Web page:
Protestors Falls is named after the 300 people who participated in Australia’s first environmental blockade in August 1979. Without the protestors’ perseverance sounds such as this might have been lost:
A recording taken near the base of the falls, a forest pigeon calls in the background.
The environmental activists camped in the forest surrounding the waterfall for one month in order to stop the logging of 300-year-old Brushbox and Blackbox trees. The forest in this area shares a history with the ancient supercontinent Gondwanaland, providing an evolutionary link that is millions of years old. It would have been an immeasurable loss to destroy this connection to the past.
The government finally bowed to the demands of the protestors after a rally of 2,000 people entered the logging site. An Environmental Impact Study was granted, resulting in the creation of Nightcap National Park in 1984.
Today the park encompasses 8,145 hectares, of which 5,000 hectares is protected under World Heritage legislation. The park is home to several threatened plant and animal species. One tree, the Nightcap Oak, was only discovered in 2000. One endangered species, Fleay’s Frog, lives within the park due to the relative purity of its water.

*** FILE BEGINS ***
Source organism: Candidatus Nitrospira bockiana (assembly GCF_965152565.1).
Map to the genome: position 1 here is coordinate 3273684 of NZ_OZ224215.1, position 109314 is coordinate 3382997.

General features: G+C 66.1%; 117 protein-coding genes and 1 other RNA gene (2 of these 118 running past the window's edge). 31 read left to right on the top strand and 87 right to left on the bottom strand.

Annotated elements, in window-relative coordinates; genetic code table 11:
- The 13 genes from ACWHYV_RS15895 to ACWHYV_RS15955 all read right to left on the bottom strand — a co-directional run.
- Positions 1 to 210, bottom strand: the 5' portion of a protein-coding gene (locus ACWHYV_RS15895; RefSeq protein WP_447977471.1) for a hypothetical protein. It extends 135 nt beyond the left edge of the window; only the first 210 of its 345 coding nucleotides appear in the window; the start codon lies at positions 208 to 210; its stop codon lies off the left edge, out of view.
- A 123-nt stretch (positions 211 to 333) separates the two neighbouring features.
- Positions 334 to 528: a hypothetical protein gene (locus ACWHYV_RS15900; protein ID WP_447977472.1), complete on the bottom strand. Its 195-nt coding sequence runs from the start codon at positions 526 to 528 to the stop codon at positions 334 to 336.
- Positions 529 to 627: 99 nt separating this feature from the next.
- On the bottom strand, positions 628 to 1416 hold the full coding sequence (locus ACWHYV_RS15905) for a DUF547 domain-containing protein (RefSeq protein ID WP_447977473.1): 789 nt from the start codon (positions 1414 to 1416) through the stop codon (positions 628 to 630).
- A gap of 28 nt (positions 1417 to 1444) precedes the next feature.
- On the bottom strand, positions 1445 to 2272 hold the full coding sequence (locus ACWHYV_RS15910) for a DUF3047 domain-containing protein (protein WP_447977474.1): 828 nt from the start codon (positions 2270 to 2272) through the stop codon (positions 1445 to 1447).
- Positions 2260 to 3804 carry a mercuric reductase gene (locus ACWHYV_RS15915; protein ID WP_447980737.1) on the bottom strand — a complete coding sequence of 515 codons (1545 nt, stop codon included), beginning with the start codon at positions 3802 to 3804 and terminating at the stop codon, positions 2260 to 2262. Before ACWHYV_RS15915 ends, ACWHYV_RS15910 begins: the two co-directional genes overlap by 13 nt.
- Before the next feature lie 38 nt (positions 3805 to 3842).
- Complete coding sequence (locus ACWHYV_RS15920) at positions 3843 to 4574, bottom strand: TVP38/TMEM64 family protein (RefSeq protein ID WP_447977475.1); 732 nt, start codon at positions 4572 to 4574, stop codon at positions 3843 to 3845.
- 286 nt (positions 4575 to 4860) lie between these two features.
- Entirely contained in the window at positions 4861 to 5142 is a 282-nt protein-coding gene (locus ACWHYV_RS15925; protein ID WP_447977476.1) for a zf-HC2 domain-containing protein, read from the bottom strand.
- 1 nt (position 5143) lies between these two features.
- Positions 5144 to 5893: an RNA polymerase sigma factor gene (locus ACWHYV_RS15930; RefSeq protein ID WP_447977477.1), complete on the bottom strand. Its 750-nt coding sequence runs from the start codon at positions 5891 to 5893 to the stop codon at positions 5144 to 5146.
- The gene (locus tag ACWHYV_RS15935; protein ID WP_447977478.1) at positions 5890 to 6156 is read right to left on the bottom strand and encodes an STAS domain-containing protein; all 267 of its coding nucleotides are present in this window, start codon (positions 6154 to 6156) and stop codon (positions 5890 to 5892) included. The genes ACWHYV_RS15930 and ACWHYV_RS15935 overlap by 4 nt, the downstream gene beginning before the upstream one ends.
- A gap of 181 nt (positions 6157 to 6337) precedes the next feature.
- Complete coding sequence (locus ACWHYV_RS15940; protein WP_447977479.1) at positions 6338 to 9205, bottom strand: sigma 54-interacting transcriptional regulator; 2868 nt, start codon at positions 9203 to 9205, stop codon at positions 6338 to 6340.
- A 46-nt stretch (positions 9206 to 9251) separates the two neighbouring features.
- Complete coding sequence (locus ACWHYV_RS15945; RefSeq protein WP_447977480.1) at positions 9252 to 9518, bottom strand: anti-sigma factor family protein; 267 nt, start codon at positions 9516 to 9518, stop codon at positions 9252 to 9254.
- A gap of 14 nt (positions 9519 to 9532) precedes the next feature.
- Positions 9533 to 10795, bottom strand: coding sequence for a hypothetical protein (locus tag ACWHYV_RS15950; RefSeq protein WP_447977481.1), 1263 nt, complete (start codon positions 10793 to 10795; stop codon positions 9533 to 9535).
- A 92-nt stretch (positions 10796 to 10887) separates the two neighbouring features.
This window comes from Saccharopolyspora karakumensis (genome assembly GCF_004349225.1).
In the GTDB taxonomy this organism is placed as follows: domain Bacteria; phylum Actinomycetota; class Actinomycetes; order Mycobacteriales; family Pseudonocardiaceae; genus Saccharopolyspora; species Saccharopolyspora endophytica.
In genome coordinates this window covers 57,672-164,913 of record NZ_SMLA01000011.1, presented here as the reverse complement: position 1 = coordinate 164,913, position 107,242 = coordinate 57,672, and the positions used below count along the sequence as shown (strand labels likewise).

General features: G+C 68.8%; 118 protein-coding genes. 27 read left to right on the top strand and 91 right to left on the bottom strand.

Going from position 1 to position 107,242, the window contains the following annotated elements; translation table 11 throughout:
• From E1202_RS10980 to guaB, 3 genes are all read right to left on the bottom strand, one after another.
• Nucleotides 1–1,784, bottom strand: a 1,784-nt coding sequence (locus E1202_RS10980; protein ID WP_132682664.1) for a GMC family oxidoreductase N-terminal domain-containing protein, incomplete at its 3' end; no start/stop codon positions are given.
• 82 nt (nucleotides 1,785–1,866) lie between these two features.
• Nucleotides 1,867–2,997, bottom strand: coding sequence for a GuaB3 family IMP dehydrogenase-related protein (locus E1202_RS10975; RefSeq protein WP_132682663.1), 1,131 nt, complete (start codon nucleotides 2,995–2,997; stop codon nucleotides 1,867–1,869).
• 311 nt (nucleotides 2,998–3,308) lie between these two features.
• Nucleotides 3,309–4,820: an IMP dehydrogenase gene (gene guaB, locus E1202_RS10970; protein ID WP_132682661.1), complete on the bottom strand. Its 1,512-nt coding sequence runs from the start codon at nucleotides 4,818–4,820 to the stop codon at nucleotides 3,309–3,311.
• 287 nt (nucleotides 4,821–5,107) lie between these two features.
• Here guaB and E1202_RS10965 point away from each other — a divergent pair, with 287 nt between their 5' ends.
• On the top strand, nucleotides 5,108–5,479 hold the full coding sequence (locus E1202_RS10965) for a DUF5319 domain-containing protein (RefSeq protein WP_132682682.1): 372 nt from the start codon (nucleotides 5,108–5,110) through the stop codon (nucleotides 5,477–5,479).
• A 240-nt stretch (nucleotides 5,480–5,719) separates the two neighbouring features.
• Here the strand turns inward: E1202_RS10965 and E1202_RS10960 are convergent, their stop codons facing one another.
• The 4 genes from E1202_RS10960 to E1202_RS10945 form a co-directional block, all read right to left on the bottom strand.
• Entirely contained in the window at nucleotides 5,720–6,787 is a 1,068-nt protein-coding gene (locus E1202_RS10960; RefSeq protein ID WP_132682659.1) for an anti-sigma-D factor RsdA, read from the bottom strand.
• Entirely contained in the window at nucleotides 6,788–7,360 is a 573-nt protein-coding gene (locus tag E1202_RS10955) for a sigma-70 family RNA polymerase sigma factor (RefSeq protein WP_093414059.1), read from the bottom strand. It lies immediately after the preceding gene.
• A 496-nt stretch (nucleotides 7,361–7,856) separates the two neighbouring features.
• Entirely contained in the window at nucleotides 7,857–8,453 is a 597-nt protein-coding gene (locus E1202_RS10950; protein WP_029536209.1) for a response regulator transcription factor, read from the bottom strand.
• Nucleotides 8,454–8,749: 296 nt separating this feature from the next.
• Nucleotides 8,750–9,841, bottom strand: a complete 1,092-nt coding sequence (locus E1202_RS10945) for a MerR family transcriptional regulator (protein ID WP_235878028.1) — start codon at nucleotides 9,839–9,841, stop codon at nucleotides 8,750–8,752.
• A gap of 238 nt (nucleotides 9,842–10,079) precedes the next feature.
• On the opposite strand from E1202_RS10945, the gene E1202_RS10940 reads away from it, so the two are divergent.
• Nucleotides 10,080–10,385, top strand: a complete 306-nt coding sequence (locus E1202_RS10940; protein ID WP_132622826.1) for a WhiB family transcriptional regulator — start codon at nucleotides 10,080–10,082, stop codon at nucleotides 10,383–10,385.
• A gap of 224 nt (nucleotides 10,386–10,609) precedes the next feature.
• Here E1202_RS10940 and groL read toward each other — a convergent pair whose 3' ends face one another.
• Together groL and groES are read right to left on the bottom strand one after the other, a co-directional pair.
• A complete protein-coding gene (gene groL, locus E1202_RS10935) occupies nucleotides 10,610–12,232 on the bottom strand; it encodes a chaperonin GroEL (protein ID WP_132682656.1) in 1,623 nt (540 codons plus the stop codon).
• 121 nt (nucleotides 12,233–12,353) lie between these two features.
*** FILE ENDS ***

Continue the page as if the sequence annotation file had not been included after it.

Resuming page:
The force of the waterfall produces currents under water forcing the hydrophones to bounce along the bottom of the pool.
If not for the actions of the 300 protestors this sanctuary would have been ruined. In retrospect this seems unbelievable, however the fight to preserve existing rainforests throughout the world is obviously far from over.
From a field recordist’s perspective the loss of biodiversity also involves the loss of sonic diversity. With each loss of habitat comes the silencing of sounds specific to that space. While field recording can capture the sounds of sites before they are destroyed, is there really a potential for it to play a role in protecting the environment into the future?
If a picture is worth a thousand words, what is a sound worth?